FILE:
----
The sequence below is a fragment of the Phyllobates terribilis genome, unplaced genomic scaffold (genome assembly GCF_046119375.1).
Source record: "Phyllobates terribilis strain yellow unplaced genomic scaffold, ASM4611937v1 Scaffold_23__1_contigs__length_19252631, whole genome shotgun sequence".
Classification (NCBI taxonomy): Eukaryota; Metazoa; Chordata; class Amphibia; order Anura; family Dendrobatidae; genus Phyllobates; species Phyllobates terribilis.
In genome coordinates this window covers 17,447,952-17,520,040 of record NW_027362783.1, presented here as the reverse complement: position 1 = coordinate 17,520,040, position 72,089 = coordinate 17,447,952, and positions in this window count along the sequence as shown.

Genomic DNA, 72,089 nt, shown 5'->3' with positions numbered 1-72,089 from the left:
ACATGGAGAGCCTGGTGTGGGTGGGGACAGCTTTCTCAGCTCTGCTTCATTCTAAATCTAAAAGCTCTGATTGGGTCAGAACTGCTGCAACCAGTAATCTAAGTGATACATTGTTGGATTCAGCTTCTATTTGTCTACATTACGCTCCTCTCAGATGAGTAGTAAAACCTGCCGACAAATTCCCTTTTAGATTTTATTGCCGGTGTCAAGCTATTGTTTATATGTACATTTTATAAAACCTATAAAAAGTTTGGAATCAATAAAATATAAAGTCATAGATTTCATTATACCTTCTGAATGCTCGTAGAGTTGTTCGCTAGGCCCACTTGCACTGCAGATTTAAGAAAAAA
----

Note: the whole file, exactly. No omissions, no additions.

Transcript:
The sequence below is a fragment of the Phyllobates terribilis genome, unplaced genomic scaffold (genome assembly GCF_046119375.1).
Source record: "Phyllobates terribilis strain yellow unplaced genomic scaffold, ASM4611937v1 Scaffold_23__1_contigs__length_19252631, whole genome shotgun sequence".
Classification (NCBI taxonomy): Eukaryota; Metazoa; Chordata; class Amphibia; order Anura; family Dendrobatidae; genus Phyllobates; species Phyllobates terribilis.
In genome coordinates this window covers 17,447,952-17,520,040 of record NW_027362783.1, presented here as the reverse complement: position 1 = coordinate 17,520,040, position 72,089 = coordinate 17,447,952, and positions in this window count along the sequence as shown.

Genomic DNA, 72,089 nt, shown 5'->3' with positions numbered 1-72,089 from the left:
ACATGGAGAGCCTGGTGTGGGTGGGGACAGCTTTCTCAGCTCTGCTTCATTCTAAATCTAAAAGCTCTGATTGGGTCAGAACTGCTGCAACCAGTAATCTAAGTGATACATTGTTGGATTCAGCTTCTATTTGTCTACATTACGCTCCTCTCAGATGAGTAGTAAAACCTGCCGACAAATTCCCTTTTAGATTTTATTGCCGGTGTCAAGCTATTGTTTATATGTACATTTTATAAAACCTATAAAAAGTTTGGAATCAATAAAATATAAAGTCATAGATTTCATTATACCTTCTGAATGCTCGTAGAGTTGTTCGCTAGGCCCACTTGCACTGCAGATTTAAGAAAAAA